Urban attributes and the spread of COVID-19: The effects of density, compliance and socio-political factors in Israel

Nir Barak, Udi Sommer, Nir Mualam

Research output: Contribution to journalArticlepeer-review

6 Scopus citations


Current debates identifying urban population density as a major catalyst for the spread of COVID-19, and the praise for de-densification and urban sprawl that they entail, may have dire environmental consequences. Juxtaposing competing theories about the urban antecedents of COVID-19, our key argument is that urban political attributes overshadow the effects of cities' spatial characteristics. This is true even when considering levels of compliance with movement restrictions and controlling for demographic and socio-economic conditions. Taking advantage of Israel as a living lab for studying COVID-19, we examine 271 localities during the first 3 months of the outbreak in Israel, a country where over 90% of the population is urban. Rather than density, we find social makeup and politics to have a critical effect. Cities with some types of political minority groups, but not others, exhibit higher infection rates. Compliance has a significant effect and density's influence on the spread of the disease is contingent on urban political attributes. We conclude with assessing how the relationship between the politics of cities and the spread of contagious diseases sheds new light on tensions between neo-Malthusian sentiments and concerns about urban sprawl and environmental degradation.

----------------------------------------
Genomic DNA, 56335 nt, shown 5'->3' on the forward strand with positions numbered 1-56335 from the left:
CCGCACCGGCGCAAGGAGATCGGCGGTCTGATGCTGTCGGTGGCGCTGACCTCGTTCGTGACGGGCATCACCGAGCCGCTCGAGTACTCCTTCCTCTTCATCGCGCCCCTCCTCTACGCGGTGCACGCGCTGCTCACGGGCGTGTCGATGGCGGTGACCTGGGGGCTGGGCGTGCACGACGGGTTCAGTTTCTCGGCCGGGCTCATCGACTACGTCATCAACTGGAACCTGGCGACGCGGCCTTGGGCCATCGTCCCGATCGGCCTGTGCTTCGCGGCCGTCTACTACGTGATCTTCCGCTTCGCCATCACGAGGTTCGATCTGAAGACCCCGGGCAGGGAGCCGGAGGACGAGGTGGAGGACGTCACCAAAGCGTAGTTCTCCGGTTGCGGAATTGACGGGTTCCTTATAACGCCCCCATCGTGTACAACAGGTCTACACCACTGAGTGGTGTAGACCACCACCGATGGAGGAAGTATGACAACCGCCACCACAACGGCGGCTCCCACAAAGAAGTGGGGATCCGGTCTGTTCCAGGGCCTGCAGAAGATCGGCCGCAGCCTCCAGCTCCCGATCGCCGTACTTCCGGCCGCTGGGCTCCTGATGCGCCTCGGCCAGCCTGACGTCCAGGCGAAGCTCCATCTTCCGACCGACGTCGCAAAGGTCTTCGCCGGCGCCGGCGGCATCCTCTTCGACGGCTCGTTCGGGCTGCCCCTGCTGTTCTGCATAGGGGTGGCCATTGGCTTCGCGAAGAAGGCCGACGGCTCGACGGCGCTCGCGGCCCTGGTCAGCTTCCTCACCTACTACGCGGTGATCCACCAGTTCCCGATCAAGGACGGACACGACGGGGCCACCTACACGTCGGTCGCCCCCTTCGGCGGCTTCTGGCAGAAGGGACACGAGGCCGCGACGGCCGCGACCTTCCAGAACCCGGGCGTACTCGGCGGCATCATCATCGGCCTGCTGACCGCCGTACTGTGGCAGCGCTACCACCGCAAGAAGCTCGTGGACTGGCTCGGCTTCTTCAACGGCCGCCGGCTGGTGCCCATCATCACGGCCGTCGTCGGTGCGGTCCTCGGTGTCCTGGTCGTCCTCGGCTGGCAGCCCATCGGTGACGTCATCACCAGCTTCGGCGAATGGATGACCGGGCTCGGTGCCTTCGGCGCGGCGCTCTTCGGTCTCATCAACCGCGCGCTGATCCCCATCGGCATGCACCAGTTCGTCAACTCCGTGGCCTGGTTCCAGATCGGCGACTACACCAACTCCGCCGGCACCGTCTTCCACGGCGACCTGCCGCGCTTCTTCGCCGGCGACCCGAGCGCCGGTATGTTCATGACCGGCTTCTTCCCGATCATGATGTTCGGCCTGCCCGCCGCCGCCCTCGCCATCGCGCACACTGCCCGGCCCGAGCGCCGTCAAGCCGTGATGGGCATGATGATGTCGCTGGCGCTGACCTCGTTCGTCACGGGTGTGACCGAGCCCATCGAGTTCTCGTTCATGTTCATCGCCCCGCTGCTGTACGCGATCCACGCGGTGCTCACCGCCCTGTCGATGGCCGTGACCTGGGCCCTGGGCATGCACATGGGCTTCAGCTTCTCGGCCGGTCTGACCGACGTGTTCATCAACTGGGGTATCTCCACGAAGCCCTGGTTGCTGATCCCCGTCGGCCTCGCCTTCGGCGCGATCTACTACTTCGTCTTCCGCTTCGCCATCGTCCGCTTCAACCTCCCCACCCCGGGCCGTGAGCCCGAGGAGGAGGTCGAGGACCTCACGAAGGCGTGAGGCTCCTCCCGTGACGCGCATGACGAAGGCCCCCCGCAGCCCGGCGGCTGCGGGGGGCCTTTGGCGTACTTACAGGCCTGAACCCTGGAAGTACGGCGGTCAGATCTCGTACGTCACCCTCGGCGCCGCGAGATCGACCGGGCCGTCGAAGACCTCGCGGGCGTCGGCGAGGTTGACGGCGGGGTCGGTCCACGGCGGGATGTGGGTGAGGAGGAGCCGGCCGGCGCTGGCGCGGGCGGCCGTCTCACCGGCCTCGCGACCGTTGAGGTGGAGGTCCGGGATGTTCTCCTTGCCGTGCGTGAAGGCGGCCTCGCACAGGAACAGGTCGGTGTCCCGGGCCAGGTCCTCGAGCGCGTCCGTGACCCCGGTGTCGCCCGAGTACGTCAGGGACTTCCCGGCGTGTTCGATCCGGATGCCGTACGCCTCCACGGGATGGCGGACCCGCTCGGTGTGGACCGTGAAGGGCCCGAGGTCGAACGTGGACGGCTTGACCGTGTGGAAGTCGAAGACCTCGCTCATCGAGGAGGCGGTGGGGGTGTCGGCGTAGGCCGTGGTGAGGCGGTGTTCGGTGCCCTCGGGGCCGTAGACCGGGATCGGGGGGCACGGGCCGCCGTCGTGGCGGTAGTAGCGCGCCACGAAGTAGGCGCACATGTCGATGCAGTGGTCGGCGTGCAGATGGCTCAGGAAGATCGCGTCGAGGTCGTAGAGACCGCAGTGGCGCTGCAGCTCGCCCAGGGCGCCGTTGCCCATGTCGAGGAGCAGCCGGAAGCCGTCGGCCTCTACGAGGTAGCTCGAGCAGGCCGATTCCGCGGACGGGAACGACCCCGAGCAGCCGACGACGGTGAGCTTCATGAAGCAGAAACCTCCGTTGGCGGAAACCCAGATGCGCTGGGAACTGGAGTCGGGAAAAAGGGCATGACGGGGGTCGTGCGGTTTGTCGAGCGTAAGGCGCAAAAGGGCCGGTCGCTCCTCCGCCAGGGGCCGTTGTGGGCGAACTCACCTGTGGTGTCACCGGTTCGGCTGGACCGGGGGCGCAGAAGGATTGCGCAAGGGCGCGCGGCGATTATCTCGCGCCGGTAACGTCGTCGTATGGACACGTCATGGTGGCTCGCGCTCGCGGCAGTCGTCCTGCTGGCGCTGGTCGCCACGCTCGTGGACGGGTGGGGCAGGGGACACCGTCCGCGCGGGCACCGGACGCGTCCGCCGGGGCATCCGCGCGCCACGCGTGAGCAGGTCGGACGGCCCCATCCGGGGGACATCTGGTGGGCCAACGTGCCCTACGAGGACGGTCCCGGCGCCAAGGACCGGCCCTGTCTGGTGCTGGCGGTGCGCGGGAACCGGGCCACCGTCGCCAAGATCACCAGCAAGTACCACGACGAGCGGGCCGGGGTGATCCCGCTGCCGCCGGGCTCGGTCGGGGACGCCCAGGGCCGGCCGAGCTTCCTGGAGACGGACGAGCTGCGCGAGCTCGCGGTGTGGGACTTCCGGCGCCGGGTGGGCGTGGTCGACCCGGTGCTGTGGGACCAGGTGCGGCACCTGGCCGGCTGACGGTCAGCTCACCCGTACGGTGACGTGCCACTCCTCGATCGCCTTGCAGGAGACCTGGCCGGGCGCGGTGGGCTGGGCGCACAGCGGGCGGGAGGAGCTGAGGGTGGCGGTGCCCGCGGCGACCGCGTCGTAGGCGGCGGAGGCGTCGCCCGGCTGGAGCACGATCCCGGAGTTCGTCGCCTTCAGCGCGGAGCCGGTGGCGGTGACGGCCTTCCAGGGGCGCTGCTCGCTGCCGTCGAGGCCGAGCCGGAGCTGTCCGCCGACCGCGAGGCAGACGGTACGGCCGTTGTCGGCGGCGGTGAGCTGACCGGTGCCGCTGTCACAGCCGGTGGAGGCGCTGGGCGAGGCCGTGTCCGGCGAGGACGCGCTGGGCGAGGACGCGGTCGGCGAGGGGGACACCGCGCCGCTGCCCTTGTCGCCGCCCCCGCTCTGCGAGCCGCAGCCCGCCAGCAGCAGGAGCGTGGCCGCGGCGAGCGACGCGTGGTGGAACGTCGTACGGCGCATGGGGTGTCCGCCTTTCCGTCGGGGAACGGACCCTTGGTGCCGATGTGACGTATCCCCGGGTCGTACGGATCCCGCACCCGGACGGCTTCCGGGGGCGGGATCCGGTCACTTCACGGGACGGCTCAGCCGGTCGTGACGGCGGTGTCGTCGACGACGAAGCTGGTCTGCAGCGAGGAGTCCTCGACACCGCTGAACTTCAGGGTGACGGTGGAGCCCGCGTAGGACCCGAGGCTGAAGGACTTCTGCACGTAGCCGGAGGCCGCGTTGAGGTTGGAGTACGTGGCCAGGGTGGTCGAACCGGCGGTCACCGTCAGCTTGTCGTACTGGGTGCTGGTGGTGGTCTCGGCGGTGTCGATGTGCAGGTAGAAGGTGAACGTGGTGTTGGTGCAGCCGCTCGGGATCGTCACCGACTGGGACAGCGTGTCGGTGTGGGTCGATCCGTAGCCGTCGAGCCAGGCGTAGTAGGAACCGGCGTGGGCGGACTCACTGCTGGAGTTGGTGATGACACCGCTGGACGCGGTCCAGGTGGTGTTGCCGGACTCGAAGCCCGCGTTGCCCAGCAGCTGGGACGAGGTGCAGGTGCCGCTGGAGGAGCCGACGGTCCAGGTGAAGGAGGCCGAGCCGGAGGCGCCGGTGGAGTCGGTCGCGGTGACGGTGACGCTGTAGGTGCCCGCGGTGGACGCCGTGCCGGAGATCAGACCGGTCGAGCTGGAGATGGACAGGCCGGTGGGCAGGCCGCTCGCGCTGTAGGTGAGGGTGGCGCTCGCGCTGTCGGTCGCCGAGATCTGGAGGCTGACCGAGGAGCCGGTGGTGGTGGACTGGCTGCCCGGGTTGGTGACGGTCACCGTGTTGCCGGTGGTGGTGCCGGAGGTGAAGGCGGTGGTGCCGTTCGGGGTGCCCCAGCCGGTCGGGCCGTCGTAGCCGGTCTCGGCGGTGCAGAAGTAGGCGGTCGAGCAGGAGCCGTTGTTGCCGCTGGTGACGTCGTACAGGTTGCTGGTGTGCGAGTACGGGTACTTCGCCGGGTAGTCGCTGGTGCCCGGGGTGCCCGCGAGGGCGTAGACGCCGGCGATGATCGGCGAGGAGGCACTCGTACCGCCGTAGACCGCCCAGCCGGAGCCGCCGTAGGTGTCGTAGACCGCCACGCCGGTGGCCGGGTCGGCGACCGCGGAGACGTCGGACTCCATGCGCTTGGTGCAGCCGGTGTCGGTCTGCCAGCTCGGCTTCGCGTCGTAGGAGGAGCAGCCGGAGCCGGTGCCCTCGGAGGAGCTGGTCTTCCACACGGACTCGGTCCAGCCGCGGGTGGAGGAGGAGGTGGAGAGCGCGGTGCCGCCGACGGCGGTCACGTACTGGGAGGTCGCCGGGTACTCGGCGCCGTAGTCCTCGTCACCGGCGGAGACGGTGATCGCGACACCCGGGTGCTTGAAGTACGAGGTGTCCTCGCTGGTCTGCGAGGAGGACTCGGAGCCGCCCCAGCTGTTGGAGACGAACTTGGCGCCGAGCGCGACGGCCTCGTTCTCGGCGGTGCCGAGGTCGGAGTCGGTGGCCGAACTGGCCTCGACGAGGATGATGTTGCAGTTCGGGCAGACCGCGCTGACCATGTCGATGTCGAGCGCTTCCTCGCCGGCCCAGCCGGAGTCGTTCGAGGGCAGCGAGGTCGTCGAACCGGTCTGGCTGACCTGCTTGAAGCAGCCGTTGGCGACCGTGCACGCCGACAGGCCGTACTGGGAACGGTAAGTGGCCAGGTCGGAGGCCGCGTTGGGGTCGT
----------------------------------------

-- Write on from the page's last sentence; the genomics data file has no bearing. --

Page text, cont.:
Original languageEnglish
Article number148626
JournalScience of the Total Environment
StatePublished - 1 Nov 2021


  • COVID-19
  • Cities
  • Minorities
  • Population density
  • Urban planning
  • Urban sustainability
  • pandemic politics

ASJC Scopus subject areas

  • Environmental Engineering
  • Environmental Chemistry
  • Waste Management and Disposal
  • Pollution


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